The architectural concept
To select the architect, the Graduate Institute held an international competition, inviting some 20 renowned Swiss and international offices to submit a project oriented towards discovery, encounters and exchanges between its inhabitants. Unlike the Edgar and Danièle de Picciotto Residence, which is located near the city centre and next to the Maison de la paix and its facilities, the ambition was to offer students a multipurpose living environment favouring a community experience.
At the end of the competition, the jury unanimously chose Kengo Kuma’s project, which perfectly met the specifications by enhancing the desired community dimension in two ways. On the external facades of the residence (on the International Labour Organization side and on the route de Ferney side), the architect placed, at varying heights, three large openings made of two superimposed floors, which house the communal kitchens and give a glimpse of the building’s communal life to the outside. On the interior facades, the architect has inserted a “gradual walk” that uses a footbridge to link the two bodies of the building between which the Promenade de la paix passes.
The “gradual walk” has two functions: it leads to the panoramic terrace via an ascending walkway on the side of the building, and it gives access along the route to spaces dedicated to communal activities, creating a transition between the public space and the private accommodation space. Thus, the residence has two striking characteristics: on the one hand, an abundance of community spaces and on the other the arrangement of these spaces along an ascending path rather than concentrated on the ground floor, as is usually the case in student housing.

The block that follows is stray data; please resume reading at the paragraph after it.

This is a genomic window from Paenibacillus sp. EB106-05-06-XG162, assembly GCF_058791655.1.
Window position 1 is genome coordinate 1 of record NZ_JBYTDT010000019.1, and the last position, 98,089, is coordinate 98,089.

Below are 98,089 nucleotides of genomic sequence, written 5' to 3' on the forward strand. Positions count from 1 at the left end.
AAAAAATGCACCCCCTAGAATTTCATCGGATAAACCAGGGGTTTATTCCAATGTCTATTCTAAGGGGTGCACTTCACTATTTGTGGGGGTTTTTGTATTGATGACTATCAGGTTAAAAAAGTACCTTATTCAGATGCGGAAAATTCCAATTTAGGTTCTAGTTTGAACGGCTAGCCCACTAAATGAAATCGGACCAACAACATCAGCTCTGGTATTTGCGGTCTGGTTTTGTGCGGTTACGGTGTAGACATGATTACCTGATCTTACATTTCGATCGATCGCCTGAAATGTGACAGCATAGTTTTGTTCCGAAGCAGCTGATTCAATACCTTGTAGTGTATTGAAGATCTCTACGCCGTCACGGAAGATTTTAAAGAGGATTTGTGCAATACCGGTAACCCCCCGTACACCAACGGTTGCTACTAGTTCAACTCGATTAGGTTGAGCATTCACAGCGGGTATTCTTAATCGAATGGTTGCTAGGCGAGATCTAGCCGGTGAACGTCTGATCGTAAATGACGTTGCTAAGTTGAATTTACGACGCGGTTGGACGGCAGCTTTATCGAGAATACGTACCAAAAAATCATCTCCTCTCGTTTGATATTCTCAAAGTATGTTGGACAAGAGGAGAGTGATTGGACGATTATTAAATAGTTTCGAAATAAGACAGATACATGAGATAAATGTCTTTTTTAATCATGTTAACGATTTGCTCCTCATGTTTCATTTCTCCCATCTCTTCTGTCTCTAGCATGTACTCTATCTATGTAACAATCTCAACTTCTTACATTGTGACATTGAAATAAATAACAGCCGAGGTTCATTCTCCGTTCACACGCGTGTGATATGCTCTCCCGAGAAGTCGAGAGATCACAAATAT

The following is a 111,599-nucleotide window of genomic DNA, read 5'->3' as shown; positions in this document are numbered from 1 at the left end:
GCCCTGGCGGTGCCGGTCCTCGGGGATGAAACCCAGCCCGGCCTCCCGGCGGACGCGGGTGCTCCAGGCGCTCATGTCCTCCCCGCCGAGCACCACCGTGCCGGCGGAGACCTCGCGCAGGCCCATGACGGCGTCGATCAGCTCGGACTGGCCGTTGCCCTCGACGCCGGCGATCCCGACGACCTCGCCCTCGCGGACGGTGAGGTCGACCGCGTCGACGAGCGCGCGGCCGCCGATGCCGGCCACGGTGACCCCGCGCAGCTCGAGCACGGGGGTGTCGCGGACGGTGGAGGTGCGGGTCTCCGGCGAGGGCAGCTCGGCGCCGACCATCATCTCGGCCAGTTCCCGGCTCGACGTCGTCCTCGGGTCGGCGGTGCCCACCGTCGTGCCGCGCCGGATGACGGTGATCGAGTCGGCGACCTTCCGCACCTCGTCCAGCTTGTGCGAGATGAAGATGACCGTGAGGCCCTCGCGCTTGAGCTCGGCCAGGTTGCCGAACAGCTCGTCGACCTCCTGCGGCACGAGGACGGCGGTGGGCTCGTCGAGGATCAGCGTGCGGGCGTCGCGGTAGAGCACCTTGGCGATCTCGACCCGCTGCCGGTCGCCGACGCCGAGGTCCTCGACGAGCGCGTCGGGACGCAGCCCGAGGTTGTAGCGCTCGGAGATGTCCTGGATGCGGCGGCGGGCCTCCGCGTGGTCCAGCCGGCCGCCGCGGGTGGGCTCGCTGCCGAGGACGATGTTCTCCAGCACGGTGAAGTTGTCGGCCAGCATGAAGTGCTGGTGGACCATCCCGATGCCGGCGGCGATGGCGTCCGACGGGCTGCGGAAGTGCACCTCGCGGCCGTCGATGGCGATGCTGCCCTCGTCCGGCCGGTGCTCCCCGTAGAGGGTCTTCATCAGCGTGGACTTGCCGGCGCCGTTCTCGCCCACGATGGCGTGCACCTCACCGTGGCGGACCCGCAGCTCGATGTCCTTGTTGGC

The simplicity of the design choices match the simplicity of the concept. Kengo Kuma wanted to create a strong yet delicate contrast between the metal façade, with its large light-grey shutters that project a monumental force, and areas such as the “gradual walk”, communal kitchens and living quarters, where the colour of the wood provides a warm and intimate atmosphere. True to Japanese tradition, he focused a lot of attention on the dwelling design, whether in the economical use of space or in the use of wooden benches placed near windows, creating a transition between inside and outside and serving as a place for storage, resting and walking to open and close the shutters. The high quality of the workmanship also displays the same attention to detail.